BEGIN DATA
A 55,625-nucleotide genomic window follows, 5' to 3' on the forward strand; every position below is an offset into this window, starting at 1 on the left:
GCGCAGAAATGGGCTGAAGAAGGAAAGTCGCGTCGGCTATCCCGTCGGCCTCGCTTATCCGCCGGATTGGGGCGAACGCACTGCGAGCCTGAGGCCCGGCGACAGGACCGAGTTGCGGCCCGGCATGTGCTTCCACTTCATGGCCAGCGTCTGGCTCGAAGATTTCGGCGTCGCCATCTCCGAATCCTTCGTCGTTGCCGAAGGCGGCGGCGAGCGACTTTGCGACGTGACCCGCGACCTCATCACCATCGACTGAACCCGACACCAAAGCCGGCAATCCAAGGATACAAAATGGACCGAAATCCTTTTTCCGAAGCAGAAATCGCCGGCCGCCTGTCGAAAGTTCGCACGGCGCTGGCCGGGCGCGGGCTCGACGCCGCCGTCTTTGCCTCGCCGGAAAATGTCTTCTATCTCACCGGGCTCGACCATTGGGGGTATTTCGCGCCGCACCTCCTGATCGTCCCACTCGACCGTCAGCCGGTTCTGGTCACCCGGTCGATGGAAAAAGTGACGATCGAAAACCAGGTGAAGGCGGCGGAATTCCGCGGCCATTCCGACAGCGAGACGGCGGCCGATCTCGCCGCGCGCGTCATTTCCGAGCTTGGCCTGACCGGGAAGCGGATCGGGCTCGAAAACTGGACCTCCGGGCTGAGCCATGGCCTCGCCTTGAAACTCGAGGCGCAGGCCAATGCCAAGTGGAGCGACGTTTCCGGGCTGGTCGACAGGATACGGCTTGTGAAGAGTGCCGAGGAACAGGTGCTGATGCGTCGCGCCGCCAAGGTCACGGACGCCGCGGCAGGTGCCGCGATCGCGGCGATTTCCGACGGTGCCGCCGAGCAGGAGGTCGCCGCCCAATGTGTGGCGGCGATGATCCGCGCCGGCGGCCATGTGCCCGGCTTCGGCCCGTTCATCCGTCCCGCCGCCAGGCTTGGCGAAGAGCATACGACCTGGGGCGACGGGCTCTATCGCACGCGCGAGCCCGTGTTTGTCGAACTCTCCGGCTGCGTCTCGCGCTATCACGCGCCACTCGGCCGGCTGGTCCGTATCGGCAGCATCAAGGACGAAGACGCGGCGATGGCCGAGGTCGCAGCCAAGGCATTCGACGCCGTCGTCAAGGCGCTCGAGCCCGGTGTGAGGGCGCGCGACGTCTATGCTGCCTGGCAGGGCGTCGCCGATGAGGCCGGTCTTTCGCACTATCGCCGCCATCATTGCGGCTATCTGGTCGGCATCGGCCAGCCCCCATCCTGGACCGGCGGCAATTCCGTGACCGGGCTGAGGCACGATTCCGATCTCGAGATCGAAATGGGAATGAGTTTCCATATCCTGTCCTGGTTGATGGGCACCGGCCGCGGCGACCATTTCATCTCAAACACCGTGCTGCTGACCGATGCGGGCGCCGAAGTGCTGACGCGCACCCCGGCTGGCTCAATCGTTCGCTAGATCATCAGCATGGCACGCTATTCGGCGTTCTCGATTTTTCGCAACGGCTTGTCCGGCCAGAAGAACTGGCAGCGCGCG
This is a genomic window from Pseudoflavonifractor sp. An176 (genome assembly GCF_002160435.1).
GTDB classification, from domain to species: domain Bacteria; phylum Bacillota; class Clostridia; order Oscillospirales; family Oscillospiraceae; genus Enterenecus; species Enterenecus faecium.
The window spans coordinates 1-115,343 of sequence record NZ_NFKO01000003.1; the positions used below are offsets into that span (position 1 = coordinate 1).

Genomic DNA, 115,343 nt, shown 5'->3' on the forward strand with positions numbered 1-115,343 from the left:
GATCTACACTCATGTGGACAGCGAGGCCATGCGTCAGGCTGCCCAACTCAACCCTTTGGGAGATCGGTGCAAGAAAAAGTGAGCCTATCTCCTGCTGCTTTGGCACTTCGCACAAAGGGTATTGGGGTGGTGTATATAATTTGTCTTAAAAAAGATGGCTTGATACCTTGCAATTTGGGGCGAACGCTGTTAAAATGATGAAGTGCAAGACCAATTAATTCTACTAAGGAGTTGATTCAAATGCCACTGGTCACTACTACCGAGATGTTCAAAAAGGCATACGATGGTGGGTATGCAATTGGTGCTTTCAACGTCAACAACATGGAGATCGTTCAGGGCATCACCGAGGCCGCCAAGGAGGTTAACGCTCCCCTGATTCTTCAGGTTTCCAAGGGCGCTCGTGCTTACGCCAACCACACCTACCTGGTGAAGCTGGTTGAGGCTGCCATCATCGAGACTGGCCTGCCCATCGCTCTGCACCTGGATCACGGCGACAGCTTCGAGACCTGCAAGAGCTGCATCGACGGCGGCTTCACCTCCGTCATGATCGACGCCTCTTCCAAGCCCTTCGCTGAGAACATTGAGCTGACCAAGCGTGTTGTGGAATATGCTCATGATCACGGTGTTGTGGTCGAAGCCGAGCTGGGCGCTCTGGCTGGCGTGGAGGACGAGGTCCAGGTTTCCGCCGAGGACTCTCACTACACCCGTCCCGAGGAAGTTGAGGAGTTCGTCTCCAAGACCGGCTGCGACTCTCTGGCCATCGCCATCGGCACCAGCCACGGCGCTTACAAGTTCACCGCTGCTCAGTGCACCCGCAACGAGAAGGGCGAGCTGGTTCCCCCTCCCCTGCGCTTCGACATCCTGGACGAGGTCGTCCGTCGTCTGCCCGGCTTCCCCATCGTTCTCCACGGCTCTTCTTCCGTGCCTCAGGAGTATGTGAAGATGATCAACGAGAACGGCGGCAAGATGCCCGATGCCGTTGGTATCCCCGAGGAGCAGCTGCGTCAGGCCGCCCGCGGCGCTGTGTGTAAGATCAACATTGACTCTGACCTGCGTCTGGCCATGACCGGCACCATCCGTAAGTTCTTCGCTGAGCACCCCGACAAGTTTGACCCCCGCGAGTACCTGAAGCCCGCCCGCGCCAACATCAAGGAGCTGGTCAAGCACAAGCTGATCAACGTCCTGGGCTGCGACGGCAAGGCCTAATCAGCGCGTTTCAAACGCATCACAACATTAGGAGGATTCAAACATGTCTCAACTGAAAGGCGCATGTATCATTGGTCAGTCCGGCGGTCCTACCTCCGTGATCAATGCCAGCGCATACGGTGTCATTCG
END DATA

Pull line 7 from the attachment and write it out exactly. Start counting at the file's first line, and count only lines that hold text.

GATCTACACTCATGTGGACAGCGAGGCCATGCGTCAGGCTGCCCAACTCAACCCTTTGGGAGATCGGTGCAAGAAAAAGTGAGCCTATCTCCTGCTGCTTTGGCACTTCGCACAAAGGGTATTGGGGTGGTGTATATAATTTGTCTTAAAAAAGATGGCTTGATACCTTGCAATTTGGGGCGAACGCTGTTAAAATGATGAAGTGCAAGACCAATTAATTCTACTAAGGAGTTGATTCAAATGCCACTGGTCACTACTACCGAGATGTTCAAAAAGGCATACGATGGTGGGTATGCAATTGGTGCTTTCAACGTCAACAACATGGAGATCGTTCAGGGCATCACCGAGGCCGCCAAGGAGGTTAACGCTCCCCTGATTCTTCAGGTTTCCAAGGGCGCTCGTGCTTACGCCAACCACACCTACCTGGTGAAGCTGGTTGAGGCTGCCATCATCGAGACTGGCCTGCCCATCGCTCTGCACCTGGATCACGGCGACAGCTTCGAGACCTGCAAGAGCTGCATCGACGGCGGCTTCACCTCCGTCATGATCGACGCCTCTTCCAAGCCCTTCGCTGAGAACATTGAGCTGACCAAGCGTGTTGTGGAATATGCTCATGATCACGGTGTTGTGGTCGAAGCCGAGCTGGGCGCTCTGGCTGGCGTGGAGGACGAGGTCCAGGTTTCCGCCGAGGACTCTCACTACACCCGTCCCGAGGAAGTTGAGGAGTTCGTCTCCAAGACCGGCTGCGACTCTCTGGCCATCGCCATCGGCACCAGCCACGGCGCTTACAAGTTCACCGCTGCTCAGTGCACCCGCAACGAGAAGGGCGAGCTGGTTCCCCCTCCCCTGCGCTTCGACATCCTGGACGAGGTCGTCCGTCGTCTGCCCGGCTTCCCCATCGTTCTCCACGGCTCTTCTTCCGTGCCTCAGGAGTATGTGAAGATGATCAACGAGAACGGCGGCAAGATGCCCGATGCCGTTGGTATCCCCGAGGAGCAGCTGCGTCAGGCCGCCCGCGGCGCTGTGTGTAAGATCAACATTGACTCTGACCTGCGTCTGGCCATGACCGGCACCATCCGTAAGTTCTTCGCTGAGCACCCCGACAAGTTTGACCCCCGCGAGTACCTGAAGCCCGCCCGCGCCAACATCAAGGAGCTGGTCAAGCACAAGCTGATCAACGTCCTGGGCTGCGACGGCAAGGCCTAATCAGCGCGTTTCAAACGCATCACAACATTAGGAGGATTCAAACATGTCTCAACTGAAAGGCGCATGTATCATTGGTCAGTCCGGCGGTCCTACCTCCGTGATCAATGCCAGCGCATACGGTGTCATTCG